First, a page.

I couldn’t even see Tobey in his bed this morning, he was so snuggled down into the blankets, buffeted against the crisp breeze. We’d propped open the window in yesterday’s warmth – not even a screen on it yet – and now the curtain was billowing in and out, breathing in the cool air. I could hear birds outside and the occasional car passing, the spokes of a bike, a dog in a neighbor’s yard barking to be let back inside. I knew that in less than a half hour my son would be downstairs eating breakfast, gathering his backpack, finding his skateboard, asking about his afternoon schedule, heading toward his nearly 10-year old self, the one who says things like he did last night: “It’s not yet a very evolved idea…” The one who has drawing wars and wonders about Osama bin Laden and the stock market. The one who is eager to do better at math and yet forgets his homework many days.
But just now he was this small creature, saturated in morning’s deepest sleep, spring’s wind on his hair, and an echo of much younger days clinging to him. Days when I would wake him and we’d explore. Days when the arrival of the street sweeper or some work guys cleaning out the sewers was excitement. Days when I’d pack him up and we’d go hiking through the just greening woods. Days when peanut butter and jelly was always enough.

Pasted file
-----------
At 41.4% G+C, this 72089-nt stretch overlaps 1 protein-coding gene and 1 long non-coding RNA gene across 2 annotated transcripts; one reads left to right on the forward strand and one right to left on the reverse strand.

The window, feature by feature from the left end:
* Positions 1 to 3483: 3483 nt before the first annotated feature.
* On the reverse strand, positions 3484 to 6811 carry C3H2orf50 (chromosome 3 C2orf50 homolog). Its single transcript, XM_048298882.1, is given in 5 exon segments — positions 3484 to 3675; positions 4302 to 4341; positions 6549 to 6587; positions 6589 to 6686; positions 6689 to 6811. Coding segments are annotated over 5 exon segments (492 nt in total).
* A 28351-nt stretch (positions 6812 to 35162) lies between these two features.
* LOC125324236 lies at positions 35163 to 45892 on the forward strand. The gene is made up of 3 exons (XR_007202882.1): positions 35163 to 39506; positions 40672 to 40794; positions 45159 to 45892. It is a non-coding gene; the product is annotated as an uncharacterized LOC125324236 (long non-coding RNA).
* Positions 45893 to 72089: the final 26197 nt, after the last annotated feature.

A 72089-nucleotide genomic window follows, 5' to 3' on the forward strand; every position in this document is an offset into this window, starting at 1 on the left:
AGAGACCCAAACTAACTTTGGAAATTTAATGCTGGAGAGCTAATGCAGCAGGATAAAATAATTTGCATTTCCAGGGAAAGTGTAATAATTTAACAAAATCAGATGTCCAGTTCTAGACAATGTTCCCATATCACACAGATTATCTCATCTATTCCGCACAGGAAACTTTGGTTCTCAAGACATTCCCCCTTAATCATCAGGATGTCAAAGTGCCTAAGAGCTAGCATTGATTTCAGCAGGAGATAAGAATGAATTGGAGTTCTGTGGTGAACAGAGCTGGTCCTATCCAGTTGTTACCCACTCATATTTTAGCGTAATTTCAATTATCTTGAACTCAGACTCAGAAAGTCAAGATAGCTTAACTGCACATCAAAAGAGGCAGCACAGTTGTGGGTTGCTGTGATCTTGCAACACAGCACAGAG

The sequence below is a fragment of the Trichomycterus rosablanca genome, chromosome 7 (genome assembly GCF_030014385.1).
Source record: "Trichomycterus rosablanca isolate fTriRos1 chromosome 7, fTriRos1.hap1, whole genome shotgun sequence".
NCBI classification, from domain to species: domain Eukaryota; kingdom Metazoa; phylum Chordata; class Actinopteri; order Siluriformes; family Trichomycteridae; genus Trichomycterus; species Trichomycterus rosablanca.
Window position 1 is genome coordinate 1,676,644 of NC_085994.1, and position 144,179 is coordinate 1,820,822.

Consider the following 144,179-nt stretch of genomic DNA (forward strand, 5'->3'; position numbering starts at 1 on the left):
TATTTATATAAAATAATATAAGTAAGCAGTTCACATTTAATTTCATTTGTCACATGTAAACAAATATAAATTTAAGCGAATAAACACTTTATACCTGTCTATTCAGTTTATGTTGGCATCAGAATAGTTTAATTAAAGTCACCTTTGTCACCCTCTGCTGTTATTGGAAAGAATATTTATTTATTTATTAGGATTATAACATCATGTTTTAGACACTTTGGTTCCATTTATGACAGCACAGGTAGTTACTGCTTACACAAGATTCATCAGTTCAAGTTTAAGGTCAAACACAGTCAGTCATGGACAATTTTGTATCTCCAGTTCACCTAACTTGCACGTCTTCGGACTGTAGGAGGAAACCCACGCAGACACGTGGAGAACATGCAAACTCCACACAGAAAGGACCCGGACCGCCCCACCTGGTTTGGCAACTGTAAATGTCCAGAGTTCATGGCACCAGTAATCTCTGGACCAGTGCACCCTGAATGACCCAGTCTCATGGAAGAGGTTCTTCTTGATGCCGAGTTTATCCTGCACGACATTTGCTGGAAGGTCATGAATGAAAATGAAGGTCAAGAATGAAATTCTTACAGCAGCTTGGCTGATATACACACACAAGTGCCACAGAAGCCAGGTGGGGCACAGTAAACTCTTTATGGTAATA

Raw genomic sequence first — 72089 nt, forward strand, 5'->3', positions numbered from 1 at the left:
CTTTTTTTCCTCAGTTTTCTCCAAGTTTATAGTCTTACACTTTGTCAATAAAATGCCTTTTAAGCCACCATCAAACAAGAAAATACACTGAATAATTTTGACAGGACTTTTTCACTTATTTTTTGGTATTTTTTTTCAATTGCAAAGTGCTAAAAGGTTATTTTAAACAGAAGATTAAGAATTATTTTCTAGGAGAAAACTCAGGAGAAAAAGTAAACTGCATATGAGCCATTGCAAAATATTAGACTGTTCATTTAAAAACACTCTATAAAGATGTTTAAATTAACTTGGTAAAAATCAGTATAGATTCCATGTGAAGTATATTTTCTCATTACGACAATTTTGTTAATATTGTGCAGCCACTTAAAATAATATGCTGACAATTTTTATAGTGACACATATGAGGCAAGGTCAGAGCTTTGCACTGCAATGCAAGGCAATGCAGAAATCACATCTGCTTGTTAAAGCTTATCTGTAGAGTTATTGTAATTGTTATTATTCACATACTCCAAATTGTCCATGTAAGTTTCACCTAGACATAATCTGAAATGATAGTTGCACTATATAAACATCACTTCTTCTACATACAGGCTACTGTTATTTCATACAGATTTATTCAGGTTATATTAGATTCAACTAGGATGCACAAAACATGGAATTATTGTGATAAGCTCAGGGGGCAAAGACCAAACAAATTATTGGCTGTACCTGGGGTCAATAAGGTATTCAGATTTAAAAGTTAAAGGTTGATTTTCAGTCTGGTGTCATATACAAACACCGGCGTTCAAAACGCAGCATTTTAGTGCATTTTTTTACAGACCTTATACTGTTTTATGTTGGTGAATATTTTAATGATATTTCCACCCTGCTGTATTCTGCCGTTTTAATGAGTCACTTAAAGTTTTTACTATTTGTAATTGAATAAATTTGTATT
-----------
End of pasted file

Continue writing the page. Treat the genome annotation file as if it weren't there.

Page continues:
When he was about three, I took him to get a pair of shoes. The clerk, a college-aged man, was watching my son as though he was an exotic or slightly distasteful animal. “Will he even remember this?” he asked. It was a more existential question than I’d expected and I wasn’t entirely certain of his meaning. “You mean now…this moment…buying shoes?” I tried to clarify. Though my daughter says she remembers her birth, I did not think that this exact shoe purchase would probably rate in my son’s memory bank, so I told the young man as much – “Seems doubtful.”
The clerk frowned as my son stomped around in the new sandals, looking at his tiny rounded feet; “What’s it all worth then? I mean taking them places and reading to them…. they don’t even remember it.”
And the scary part is that neither do I. Millions of tiny moments like this morning in bed – millions of hugs and smiles and expressions of pleasure, funny laughs, unexpected words of wisdom, running in the rain, running on beaches, running from me, running to me; firsts of every ilk – first teeth, first steps, first eggs cooked alone, first cell phone text, first slow dance, first days and first nights – so many a blur. And yet they all come together and form some beautiful, pointilist whole. Each spring morning is more precious because of the eight that went before. Each first day of school more incredible because of the others. Each more fleeting and yet also more felt. Good morning, Tobey Michael, you who will conquer the world and also feel its pain; good morning, my darling. Seize the day.